In 1204 the Fourth Crusade, reaching the peak of its mission to undermine Christianity in the eastern Mediterranean, sacked Constantinople and established a Latin ruler in the remains of the Roman Empire, which we dub today the Byzantine Empire. This I mention because I’m reading John Julius Norwich’s A History of Venice, and it discusses one of the consequences. Venice had supported the expedition, in no small part to divert the Fourth Crusaders from attacking its trading partners in Egypt, and also to reduce Constantinople as a threat to Venice’s power. Venice got direct material rewards too, and Norwich mentions one of them:
When, on 5 August 1205, Sebastiano Ziani’s son Pietro was unanimously elected Doge of Venice, the first question that confronted him was one of identity. To the long list of sonorous but mostly empty titles which had gradually become attached to the ducal throne, there had now been added a new one which meant exactly what it said: Lord of a Quarter and Half a Quarter of the Roman Empire.
This I mention because the reward of three-eighths of the Byzantine Empire (the Byzantines considered themselves the Roman Empire, quite reasonably, and called themselves that) is phrased here in a way that just wouldn’t be said today. Why go to the circumlocution of “a quarter and half a quarter” instead of “three-eights”?
Continue reading “From the Venetian Quarter”
The comic strip Frazz, by Jef Mallett, touches another bit of mathematics humor. I imagine if I were better-organized I’d gather all the math comic strips I see over a whole week and report on them all at once, but, I’m still learning the rules of this blog, other than that anyone writing about mathematics has to bring up Fibonacci whether they want to or not.
The association that sequins brings up for me now, though, and has ever since a book I read about the United States’s war on the Barbary Coast pirates, is that the main coin of Venice for over 500 years of its existence as an independent republic was the sequin, giving me notions of financial transactions being all sparkly and prone to blowing away in a stiff breeze. It wasn’t that kind of sequin, of course or even any sort of particularly small coin. The Venetian sequin was a rather average-looking gold coin, weighing at least nominally three and a half grams, and the name was a mutation of “zecchino”, after the name of Venice’s mint. But, apparently, the practice of sewing coins like this into women’s clothing or accessories lead to the attaching of small, shiny objects into clothing or accessories, and so gave us sequins after all.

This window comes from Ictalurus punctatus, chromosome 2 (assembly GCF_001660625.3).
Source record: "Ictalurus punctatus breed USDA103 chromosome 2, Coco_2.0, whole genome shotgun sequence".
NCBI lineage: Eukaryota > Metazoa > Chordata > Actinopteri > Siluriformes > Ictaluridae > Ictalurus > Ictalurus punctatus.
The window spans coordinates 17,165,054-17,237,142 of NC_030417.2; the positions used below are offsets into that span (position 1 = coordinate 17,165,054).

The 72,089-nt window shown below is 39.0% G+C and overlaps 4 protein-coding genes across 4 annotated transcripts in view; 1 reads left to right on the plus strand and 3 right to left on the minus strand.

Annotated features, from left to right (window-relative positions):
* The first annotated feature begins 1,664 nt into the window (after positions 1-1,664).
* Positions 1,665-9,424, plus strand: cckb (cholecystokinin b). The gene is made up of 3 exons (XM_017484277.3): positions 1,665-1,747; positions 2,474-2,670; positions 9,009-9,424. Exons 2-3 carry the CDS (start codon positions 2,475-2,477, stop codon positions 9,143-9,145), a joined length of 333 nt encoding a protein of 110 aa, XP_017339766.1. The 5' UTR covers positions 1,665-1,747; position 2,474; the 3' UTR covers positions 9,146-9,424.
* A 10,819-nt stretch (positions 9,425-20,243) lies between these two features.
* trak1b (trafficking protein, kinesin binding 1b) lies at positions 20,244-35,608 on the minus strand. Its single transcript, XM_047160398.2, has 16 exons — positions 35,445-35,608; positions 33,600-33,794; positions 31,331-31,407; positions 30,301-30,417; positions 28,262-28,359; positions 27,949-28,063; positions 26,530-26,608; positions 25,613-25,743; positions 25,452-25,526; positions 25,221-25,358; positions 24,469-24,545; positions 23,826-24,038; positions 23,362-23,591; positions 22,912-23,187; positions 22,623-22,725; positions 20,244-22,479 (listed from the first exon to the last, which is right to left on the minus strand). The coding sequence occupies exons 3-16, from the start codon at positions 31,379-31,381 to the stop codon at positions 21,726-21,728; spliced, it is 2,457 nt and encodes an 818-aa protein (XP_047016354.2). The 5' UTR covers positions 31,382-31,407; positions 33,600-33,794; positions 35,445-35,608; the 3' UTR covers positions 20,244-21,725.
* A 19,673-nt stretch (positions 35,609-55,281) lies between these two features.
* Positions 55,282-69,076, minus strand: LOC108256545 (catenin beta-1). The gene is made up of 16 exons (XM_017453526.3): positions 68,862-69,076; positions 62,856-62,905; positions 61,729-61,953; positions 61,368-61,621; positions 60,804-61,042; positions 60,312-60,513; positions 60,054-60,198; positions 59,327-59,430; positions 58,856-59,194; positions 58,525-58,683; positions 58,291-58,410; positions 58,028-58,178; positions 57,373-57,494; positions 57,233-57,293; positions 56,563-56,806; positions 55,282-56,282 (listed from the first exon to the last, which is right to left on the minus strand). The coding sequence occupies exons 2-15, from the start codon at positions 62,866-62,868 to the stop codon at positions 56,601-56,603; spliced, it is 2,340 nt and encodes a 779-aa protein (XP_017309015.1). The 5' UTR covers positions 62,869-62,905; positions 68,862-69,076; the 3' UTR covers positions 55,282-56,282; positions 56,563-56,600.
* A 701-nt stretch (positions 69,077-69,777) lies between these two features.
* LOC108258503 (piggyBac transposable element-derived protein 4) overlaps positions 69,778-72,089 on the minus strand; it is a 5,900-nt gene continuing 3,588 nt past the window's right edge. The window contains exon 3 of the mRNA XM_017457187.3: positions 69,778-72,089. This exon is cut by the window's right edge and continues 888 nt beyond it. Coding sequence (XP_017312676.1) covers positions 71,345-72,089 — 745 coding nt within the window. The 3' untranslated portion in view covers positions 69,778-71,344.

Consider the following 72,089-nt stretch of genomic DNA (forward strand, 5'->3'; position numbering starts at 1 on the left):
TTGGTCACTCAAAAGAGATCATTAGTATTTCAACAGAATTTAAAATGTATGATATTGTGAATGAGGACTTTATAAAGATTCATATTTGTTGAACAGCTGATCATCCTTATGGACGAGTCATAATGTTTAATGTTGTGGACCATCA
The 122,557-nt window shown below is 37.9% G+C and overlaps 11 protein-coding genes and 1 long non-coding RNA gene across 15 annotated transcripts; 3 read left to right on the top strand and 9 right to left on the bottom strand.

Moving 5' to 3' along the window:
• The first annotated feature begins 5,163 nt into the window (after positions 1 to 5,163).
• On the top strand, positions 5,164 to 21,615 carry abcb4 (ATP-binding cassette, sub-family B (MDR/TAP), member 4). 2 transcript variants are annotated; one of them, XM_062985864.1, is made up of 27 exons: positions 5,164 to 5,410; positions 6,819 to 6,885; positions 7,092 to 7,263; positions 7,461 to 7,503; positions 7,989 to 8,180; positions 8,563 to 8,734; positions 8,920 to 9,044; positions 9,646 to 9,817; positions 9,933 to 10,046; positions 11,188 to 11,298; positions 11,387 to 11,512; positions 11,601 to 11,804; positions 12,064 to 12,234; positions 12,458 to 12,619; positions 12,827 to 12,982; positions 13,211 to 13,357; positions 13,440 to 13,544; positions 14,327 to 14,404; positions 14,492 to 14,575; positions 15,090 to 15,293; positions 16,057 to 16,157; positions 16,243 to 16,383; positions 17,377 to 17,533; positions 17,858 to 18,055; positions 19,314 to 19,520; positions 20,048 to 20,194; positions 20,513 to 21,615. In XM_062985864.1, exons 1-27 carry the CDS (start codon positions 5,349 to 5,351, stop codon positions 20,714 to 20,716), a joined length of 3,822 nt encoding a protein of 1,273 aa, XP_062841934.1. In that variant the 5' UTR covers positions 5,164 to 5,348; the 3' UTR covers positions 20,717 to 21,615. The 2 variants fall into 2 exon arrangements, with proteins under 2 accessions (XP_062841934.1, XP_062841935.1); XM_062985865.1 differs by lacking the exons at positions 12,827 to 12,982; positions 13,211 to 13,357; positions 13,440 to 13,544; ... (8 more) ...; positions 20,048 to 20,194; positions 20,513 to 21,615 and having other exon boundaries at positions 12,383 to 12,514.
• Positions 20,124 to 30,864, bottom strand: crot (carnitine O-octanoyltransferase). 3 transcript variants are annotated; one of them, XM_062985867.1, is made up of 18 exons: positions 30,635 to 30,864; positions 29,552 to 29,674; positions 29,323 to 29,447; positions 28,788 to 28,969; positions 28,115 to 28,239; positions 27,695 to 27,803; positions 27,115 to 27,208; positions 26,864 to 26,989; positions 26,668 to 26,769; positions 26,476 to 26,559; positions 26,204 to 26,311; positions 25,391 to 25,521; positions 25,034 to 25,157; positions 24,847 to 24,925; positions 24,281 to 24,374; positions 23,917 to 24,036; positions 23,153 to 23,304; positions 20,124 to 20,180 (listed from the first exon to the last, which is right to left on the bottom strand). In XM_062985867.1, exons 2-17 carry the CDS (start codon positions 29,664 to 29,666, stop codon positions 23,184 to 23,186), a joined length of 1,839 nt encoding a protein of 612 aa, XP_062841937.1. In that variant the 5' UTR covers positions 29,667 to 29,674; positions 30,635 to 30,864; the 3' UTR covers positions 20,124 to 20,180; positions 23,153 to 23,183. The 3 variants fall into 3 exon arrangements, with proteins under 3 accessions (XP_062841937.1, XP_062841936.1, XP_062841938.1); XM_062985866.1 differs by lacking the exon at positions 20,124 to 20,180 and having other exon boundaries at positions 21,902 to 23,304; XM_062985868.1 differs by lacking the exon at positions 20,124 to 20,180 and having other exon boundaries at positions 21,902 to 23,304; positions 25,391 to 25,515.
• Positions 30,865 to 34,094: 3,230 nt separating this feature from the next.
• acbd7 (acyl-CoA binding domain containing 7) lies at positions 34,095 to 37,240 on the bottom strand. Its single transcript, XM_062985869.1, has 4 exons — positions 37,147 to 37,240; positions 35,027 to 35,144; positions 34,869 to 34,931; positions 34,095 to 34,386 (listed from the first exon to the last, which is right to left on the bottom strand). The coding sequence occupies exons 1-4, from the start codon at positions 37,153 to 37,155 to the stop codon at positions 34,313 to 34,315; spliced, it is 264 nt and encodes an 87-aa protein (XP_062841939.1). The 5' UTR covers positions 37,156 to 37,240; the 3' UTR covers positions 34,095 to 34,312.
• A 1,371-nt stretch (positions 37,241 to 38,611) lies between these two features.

A listing on a coin collectors site tells me the Venetian sequin was about two centimeters in diameter, which isn’t ridiculously tiny at least. I’m not sure if that is a reliable guide to the size, although since it’s trying to sell me rare coins, probably it’s not too far off. Unfortunately most of the top couple pages of Google hits on “Venetian sequin coin size” brings up copies of Wikipedia’s report, which fails to mention physical size. An Ottoman sequin at the British Museum’s web site lists its diameter as 2.4 centimeters, but its weight at four and a third grams.